Scott Morrison says he is “upset” after reports a second woman was sexually assaulted by the same man who allegedly raped former Liberal staffer Brittany Higgins inside Parliament House.
The prime minister said he was disturbed by the allegations, which were published by the Australian newspaper on Saturday. The woman argued that if the government had adequately dealt with the incident involving Higgins in 2019, her assault would never have occurred.
Morrison said he perceived broader problems with the “workplace culture” that exists in Parliament House that must improve.
But Morrison insisted all ministers and political staffers who had knowledge of Higgins’ alleged rape sought to refer the matter to police.
Morrison also welcomed Higgins’ decision to proceed with a formal complaint to the Australian federal police about her alleged rape inside Parliament House in 2019.
However on Saturday morning, the opposition leader, Anthony Albanese, accused the government of treating Higgins’s alleged assault as a “political problem” rather than a criminal offence and appointing Morrison’s former chief of staff to lead a review.
Higgins alleges the rape occurred in early 2019 inside the office of now-defence minister Linda Reynolds. Higgins has, since the incident, resigned from her job as a Liberal staffer.
Morrison claims his office did not find out about the incident at Parliament House until last week and he was not informed until Monday.
But a text message exchange between Higgins and a fellow Liberal staffer within a fortnight of the incident calls this account into question.
In the message, the Liberal staffer said he had spoken directly with a member of Morrison’s staff. Higgins this week said at least three of Morrison’s staff had prior knowledge of the incident.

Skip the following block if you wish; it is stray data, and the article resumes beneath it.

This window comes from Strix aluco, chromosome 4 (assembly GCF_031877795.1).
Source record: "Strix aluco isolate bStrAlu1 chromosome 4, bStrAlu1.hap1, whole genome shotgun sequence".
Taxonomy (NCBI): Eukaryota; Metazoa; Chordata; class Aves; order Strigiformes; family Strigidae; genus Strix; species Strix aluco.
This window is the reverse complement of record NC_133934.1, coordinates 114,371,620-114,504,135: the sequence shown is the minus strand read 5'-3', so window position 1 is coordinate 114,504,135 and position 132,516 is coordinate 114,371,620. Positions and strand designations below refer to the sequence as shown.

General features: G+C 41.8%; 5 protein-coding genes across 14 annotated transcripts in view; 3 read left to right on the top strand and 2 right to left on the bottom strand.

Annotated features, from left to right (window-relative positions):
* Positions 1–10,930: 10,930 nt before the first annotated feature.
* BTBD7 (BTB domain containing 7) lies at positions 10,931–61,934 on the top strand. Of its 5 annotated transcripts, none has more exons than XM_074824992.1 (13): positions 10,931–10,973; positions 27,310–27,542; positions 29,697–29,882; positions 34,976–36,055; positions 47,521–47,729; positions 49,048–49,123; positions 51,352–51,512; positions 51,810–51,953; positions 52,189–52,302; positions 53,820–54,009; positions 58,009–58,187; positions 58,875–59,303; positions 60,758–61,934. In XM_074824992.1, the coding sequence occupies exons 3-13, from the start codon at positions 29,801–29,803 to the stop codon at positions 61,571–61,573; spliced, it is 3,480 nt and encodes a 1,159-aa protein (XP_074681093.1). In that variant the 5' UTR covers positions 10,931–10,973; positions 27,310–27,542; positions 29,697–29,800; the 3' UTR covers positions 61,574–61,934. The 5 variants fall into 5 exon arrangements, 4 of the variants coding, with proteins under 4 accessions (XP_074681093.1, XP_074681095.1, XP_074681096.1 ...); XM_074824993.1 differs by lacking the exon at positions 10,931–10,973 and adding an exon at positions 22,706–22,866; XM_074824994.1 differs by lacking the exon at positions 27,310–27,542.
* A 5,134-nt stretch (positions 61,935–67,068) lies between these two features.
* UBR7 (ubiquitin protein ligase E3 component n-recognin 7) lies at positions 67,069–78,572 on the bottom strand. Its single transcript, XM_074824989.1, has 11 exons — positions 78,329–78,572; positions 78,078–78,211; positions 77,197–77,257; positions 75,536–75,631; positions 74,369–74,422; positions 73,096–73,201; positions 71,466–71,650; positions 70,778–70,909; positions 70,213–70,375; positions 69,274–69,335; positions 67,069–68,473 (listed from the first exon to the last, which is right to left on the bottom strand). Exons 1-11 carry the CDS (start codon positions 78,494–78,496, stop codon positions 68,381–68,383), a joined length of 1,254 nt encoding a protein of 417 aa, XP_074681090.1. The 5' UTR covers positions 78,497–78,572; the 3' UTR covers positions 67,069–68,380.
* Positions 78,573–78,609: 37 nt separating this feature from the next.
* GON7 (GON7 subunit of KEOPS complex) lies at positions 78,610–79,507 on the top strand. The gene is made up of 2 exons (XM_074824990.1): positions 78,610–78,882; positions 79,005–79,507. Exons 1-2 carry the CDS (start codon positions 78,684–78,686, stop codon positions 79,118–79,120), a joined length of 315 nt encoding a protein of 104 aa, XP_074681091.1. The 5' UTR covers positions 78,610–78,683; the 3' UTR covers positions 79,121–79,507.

Morrison’s former chief of staff, the current Department of Prime Minister and Cabinet secretary, Phil Gaetjens, has been tasked with leading a review into departmental communications regarding the incident.
But Albanese on Saturday criticised the appointment of Gaetjens, saying the review would not be independent.
He said it was clear that Higgins was “made to feel there would be consequences for her career if she pursued this matter”.
“You need that arm’s length capacity to deal with these issues, independent of government or any political party, to deal with it transparently and it needs to have the authority to deal with it,” Albanese told reporters.
“We know violence against women and children is a scourge, it is prevalent in all areas of society, but the parliament of Australia should be setting an example … we should be an institution people can look to for best practice.”
Higgins has also demanded a review into the conditions under which ministerial and parliamentary staff are employed.
“Political advisers have very few protections, resources and confidential reporting mechanisms to address any workplace issues,” she said.
Morrison agreed cultural changes must be implemented.
“What I must do and continue to do is focus on ensuring that the needs of our staff are addressed, that they are safe, that those who have suffered the trauma and horror of events like this in the past are respected and that we give every support
we can to ensure that the police authorities can take up these matters as discreetly as they possibly can,” he said.
Albanese said he was “shocked” by the allegations a second woman was sexually assaulted by the same man who allegedly raped Higgins.
“My heart goes out to the person concerned.”